In this article, we review some of the valuable steps forward found in the AVAA, as well as the work that remains to be done. But in closing, it may be useful to remember that the legal issues swirling around restitution decisions have real world consequences, both for the defendants who must pay the restitution awards and the victims who need and deserve compensation. As between these two groups, however, the equities tip decisively in favor of victims. To be sure, large restitution awards have financial consequences for criminal defendants. But the stark fact remains that criminals have a choice to commit the crime or not. Having voluntarily chosen to commit a crime producing serious lifelong financial repercussions for victims, a defendant has no right to complain when courts require him to contribute to making victims whole. Victims of child pornography crimes – and, more broadly, all serious federal crimes – deserve to have their interests prioritized in federal sentencing statutes. The AVAA is a modest but useful step in that direction.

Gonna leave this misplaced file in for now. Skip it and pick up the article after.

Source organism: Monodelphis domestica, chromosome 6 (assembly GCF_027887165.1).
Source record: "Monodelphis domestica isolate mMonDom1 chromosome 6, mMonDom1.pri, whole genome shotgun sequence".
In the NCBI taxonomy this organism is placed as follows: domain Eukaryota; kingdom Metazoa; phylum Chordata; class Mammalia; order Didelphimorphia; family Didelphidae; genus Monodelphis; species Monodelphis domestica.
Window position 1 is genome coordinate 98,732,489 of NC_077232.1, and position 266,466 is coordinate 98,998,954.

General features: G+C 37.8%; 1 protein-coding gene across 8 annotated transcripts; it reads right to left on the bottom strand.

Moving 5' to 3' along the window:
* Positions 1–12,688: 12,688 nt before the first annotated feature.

Federal Sentencing Reporter, 31:3 (2019)